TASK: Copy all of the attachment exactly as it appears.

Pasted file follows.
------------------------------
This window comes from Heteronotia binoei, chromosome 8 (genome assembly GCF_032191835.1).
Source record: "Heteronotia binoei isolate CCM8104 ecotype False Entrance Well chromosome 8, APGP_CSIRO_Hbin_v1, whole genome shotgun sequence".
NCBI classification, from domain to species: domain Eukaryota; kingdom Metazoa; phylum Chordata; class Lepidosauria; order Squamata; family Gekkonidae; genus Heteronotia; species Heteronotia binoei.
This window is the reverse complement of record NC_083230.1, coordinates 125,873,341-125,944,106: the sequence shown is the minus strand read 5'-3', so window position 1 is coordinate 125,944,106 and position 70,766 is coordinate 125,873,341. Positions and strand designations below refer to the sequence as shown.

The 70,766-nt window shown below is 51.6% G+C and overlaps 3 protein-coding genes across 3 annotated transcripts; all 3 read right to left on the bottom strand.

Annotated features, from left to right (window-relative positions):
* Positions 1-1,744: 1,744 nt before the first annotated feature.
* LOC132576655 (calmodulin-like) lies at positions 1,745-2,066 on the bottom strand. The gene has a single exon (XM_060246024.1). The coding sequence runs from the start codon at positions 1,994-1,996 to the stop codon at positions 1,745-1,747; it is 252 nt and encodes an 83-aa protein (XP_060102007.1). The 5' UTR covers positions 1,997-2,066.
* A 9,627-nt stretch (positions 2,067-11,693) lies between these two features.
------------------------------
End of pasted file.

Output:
This window comes from Heteronotia binoei, chromosome 8 (genome assembly GCF_032191835.1).
Source record: "Heteronotia binoei isolate CCM8104 ecotype False Entrance Well chromosome 8, APGP_CSIRO_Hbin_v1, whole genome shotgun sequence".
NCBI classification, from domain to species: domain Eukaryota; kingdom Metazoa; phylum Chordata; class Lepidosauria; order Squamata; family Gekkonidae; genus Heteronotia; species Heteronotia binoei.
This window is the reverse complement of record NC_083230.1, coordinates 125,873,341-125,944,106: the sequence shown is the minus strand read 5'-3', so window position 1 is coordinate 125,944,106 and position 70,766 is coordinate 125,873,341. Positions and strand designations below refer to the sequence as shown.

The 70,766-nt window shown below is 51.6% G+C and overlaps 3 protein-coding genes across 3 annotated transcripts; all 3 read right to left on the bottom strand.

Annotated features, from left to right (window-relative positions):
* Positions 1-1,744: 1,744 nt before the first annotated feature.
* LOC132576655 (calmodulin-like) lies at positions 1,745-2,066 on the bottom strand. The gene has a single exon (XM_060246024.1). The coding sequence runs from the start codon at positions 1,994-1,996 to the stop codon at positions 1,745-1,747; it is 252 nt and encodes an 83-aa protein (XP_060102007.1). The 5' UTR covers positions 1,997-2,066.
* A 9,627-nt stretch (positions 2,067-11,693) lies between these two features.